Spacial planner predicts a 1 million population growth for Charleville

LAST WEEK, IBEC chief executive Danny McCoy warned that the island of Ireland needs to be ready to have a population of 10 million by 2050. He argued that investment on a massive scale is needed on that basis. But how realistic is the prediction – and, if it happens, could we deal with it?

Density

CSO projections estimate that the population in the Republic could hit around 6.7 million by 2046, so a 10 million figure is possible, but not probable. Even that projection is in a scenario where Ireland’s fertility rate is high.

But let’s assume that huge swathes of the diaspora come home, there is low migration and fertility goes up slightly and, by New Year’s Eve 2049, the 10 millionth resident of the country is born.

In terms of density, Ireland could easily deal with the extra bodies. Sure, there’s tons of room:

A population growth from 4.6 million to 10 million would bring Ireland’s population density from 65.3 per square kilometre to 142 per square kilometre. That would make the country more dense than China, but still only the 83rd most dense country in the world.

The problem, as the next map shows, is that Irish people and people arriving in Ireland don’t spread out evenly. They spread out like this:

Ireland Growth 2050

Dublin and its metropolitan area currently account for around 39% of Ireland’s population, not to mention those in a commuter belt that is getting further and further from the capital.

If Ireland’s population hit 10 million, that would mean 3.9 million people living in and around Dublin unless building and settling habits shift radically.

That is not to mention that Dublin’s low-rise suburbs are almost at saturation point when it comes to housing anyway. Blanchardstown, for example, has 105,000 residents and not a whole lot more green space to build on.

Dig up, stupid

One solution, says head of the School of Spatial Planning at DIT, Henk van der Kamp, is to fill in the gaps of what’s there and be ready to go up.

He says that Ireland could sustain such a rise in population, but planning needs to start soon.

“Planning is about being prepared.  You always need to plan for a much higher population that is actually envisaged.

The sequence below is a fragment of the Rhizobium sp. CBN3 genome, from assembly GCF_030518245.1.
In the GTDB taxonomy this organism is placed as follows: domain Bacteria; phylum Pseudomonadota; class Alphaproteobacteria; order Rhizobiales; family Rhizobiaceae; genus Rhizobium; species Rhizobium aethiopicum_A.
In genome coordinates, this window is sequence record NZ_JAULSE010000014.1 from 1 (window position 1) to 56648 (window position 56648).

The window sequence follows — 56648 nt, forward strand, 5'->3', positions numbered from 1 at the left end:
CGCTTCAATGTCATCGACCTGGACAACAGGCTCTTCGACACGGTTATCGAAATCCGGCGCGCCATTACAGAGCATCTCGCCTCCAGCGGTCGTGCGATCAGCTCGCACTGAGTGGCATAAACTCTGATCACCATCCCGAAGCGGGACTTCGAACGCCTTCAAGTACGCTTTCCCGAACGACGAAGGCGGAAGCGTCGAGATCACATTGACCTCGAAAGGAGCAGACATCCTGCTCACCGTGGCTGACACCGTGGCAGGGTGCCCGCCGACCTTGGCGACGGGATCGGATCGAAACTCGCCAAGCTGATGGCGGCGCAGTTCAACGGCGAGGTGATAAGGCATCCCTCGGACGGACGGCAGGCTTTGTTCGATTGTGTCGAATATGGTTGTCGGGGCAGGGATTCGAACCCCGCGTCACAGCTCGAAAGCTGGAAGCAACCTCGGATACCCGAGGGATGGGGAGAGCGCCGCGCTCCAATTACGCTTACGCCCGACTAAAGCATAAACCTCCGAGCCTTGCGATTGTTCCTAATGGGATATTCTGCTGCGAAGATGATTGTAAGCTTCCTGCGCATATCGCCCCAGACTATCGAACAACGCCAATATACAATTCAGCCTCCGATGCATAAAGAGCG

“We can be prepared in two ways. One, we can get the infrastructure in place, but we also need to decide what you are doing and how.”

He says that throwing an extra couple of million people into Dublin probably wouldn’t be very comfortable, but says that the idea of a “network city”, with dense urban centres from Dublin to Swords to Dundalk to Belfast, could work.

“A city of 3 million people isn’t a great idea, but a network city could do it. It would be a much bigger footprint, but it wouldn’t be a sprawl model. You could go away from the current city and take another node like Swords and build.

“If you have good transport connections, it can be done.”

He says that in places like Adamstown and Newbridge in particular, development has only happened on one side of the railway lines, contrary to best practice.

The market, he argues, cannot be allowed dictate long-term planning.

“It has to be done in a managed way. You’re talking about significant growth in population. There’s a lot of land around the railway lines that can be made denser.

“But you can’t let the market dictate planning.”

Charleville

Building along a corridor requires planning and maybe a little bit of thinking outside the box.

The example van der Kamp uses is Charleville in Cork. Situated between Cork and Limerick cities, it is on the Dublin rail line and has vast space around its traditional town centre.

“If you think of Charleville. It is important in its strategic location. It’s a small town, with a lot of land. You could plan to put an American company there and build a new town there. It would be part of a corridor with Cork and Limerick and have regular rail links to Dublin.

“It takes a brave man to say “I’m putting 1 million people in Charleville, but if an American company wanted to build there, the IDA could attract them and start building.”

So, could we cope with 10 million people in 35 years?

“It can be done. There is plenty of time to buy the land and build the infrastructure. But it has to start now”.

 

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